Young mustard plants are quite similar to many other Brassica plants; however, differences soon begin to appear. The rosette of broad basal succulent leaves, about 1 foot high, produces the upright flowering stem that reaches 1 1/2 to 10 feet and terminates with the inflorescence. The upper leaves are much smaller than the lower ones and may be deeply lobed or entire and more or less oval. The growing season is similar to that of wheat or slightly shorter. Like rape, mustard is a cool season crop, but is more drought tolerant than rape. The seeds do not shatter, so the seed crop can be harvested (combined) without undue loss. Mustard is usually seeded at the rate of 4 to 10 lb/acre, depending upon the type and cultivar (Downey et al. 1970).
When mustard and rape were compared, Downey et al. (1970) stated "In comparison to 'Echo' rapeseed, yellow mustard is a few days later in maturing, has yellow seed that is about twice the size, and shows more vigor in the seedling stage. Yellow mustard begins flowering at the same time but continues to flower longer. It is similar to 'Echo' in height, is more resistant to shattering, but slightly lower in yield." In general, the mustards are slightly taller and also have thinner leaves and smaller flowers than rape. B. nigra may grow to 10 feet or more in height, with four-sided pods less than 1 inch long. B. hirta and B. juncea grow only to 2 to 4 feet, with B. hirta having pods 3/4 inch to 1 1/2 inches long with strong constrictions between the seeds, whereas pods of B. juncea are longest, 1 1/2 to 2 1/2 inches.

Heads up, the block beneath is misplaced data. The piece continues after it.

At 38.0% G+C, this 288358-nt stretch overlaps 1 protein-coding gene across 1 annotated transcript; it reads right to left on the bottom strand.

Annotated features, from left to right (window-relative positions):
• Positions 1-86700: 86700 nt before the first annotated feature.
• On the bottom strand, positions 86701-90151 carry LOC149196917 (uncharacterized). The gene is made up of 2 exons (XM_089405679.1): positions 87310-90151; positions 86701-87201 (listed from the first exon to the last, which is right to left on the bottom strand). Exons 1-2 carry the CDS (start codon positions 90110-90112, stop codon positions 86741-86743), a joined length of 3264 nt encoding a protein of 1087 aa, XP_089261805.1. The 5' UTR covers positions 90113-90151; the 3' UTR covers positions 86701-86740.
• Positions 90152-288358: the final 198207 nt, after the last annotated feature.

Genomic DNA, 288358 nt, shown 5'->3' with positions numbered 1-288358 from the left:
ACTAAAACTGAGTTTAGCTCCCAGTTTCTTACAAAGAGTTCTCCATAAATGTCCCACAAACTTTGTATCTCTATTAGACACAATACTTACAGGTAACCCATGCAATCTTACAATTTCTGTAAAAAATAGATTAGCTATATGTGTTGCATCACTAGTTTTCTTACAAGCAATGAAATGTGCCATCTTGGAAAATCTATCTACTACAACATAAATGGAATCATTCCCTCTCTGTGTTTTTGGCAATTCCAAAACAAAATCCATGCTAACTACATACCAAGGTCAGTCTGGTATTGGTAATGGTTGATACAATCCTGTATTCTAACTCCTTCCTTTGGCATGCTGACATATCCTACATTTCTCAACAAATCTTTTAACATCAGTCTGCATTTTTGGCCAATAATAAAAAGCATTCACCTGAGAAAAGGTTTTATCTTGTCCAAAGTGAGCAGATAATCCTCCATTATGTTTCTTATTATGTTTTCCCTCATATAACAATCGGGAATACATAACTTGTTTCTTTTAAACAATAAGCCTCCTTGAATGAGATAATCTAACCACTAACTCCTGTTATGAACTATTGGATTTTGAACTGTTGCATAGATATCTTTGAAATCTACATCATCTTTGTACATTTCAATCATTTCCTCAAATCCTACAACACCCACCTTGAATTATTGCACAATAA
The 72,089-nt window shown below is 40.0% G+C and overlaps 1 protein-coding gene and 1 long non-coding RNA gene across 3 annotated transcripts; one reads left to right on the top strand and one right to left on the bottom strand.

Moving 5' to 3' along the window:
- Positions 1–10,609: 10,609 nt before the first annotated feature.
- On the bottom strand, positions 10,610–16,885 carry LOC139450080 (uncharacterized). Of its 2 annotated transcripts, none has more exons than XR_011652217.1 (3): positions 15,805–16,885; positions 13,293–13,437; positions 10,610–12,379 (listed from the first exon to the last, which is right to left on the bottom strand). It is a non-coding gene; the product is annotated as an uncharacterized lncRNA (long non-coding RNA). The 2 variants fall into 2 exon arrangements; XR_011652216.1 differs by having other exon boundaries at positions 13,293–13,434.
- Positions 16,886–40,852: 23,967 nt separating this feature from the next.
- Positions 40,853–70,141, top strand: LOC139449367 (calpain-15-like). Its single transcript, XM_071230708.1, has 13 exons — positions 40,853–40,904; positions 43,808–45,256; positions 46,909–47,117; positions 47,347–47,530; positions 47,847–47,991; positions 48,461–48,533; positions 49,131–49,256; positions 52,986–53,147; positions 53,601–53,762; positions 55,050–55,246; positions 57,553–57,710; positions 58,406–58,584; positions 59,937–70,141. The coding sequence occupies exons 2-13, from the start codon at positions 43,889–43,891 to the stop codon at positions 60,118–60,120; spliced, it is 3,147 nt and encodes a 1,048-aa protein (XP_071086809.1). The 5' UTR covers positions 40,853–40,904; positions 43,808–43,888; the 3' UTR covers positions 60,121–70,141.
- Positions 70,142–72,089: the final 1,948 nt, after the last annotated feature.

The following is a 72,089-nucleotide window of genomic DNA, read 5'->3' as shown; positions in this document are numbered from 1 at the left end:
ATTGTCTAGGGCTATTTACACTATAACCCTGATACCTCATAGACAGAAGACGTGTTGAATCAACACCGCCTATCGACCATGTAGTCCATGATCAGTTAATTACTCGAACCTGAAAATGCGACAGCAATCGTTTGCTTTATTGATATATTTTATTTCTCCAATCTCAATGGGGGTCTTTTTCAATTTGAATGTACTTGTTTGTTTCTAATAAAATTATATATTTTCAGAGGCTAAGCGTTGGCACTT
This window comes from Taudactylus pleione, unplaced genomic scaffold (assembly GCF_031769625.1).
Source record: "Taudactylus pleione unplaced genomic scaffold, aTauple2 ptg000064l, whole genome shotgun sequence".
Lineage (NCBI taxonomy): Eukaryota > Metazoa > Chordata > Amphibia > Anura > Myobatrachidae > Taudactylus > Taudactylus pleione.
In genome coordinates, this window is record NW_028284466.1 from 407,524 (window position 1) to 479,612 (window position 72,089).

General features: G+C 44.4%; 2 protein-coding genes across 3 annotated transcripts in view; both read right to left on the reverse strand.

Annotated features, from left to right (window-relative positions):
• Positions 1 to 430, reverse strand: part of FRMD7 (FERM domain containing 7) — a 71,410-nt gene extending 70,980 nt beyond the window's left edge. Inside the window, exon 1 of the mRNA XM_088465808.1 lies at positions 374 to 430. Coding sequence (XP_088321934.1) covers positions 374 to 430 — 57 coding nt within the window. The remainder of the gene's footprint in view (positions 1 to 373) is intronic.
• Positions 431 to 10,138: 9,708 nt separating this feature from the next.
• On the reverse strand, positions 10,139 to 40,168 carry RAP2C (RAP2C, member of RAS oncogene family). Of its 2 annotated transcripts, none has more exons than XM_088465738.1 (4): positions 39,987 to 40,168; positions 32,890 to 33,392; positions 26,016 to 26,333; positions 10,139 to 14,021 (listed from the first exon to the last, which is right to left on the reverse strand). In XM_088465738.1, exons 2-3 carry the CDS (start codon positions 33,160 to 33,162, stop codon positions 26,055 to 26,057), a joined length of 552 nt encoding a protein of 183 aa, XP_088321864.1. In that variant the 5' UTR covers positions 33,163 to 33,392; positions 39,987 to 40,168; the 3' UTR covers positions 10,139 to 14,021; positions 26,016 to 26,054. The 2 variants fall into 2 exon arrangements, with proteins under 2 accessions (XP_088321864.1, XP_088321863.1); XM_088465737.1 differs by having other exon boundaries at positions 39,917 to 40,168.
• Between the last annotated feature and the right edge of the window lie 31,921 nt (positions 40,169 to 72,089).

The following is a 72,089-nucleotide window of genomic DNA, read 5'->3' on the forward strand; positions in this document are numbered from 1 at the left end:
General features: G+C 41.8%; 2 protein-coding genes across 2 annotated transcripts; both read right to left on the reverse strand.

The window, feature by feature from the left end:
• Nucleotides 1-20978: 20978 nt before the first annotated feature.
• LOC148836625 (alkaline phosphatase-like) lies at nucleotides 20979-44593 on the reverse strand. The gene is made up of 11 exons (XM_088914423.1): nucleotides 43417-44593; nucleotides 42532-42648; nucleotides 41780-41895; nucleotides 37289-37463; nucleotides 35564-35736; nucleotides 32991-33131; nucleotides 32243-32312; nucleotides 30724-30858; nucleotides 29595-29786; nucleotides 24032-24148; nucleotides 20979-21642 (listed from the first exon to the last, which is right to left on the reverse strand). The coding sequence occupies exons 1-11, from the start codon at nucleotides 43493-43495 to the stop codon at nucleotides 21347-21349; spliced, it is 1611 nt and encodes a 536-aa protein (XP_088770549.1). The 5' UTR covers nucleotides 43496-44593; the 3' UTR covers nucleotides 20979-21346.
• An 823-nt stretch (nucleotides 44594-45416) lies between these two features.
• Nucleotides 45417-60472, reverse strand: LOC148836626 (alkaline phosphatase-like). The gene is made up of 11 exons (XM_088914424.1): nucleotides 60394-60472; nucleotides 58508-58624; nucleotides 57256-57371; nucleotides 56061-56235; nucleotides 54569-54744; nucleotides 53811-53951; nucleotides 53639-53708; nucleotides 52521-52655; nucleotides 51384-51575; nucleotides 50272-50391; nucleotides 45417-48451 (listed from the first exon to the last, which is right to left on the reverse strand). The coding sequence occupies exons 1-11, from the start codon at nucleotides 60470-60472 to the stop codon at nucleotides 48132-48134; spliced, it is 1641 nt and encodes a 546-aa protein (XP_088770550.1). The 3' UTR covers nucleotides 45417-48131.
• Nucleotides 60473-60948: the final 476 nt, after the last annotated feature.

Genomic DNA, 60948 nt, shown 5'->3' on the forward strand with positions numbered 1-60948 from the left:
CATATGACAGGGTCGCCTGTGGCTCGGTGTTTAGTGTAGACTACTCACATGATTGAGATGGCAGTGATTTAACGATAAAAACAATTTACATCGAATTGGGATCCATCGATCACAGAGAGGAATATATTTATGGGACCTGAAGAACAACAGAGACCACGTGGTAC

The mustard inflorescence is an aggregate of yellow florets at the apex of the raceme, that give a field a deep golden appearance when fully open. The structure of the flower, as given under "Cole Crops," applies equally to the mustard flower. Free (1970*) indicated that the two outer nectaries were somewhat functional but Nieuwhof (1969) stated that they were inactive. Mustard is an excellent source of nectar and pollen for honey bees (Pellett 1947*).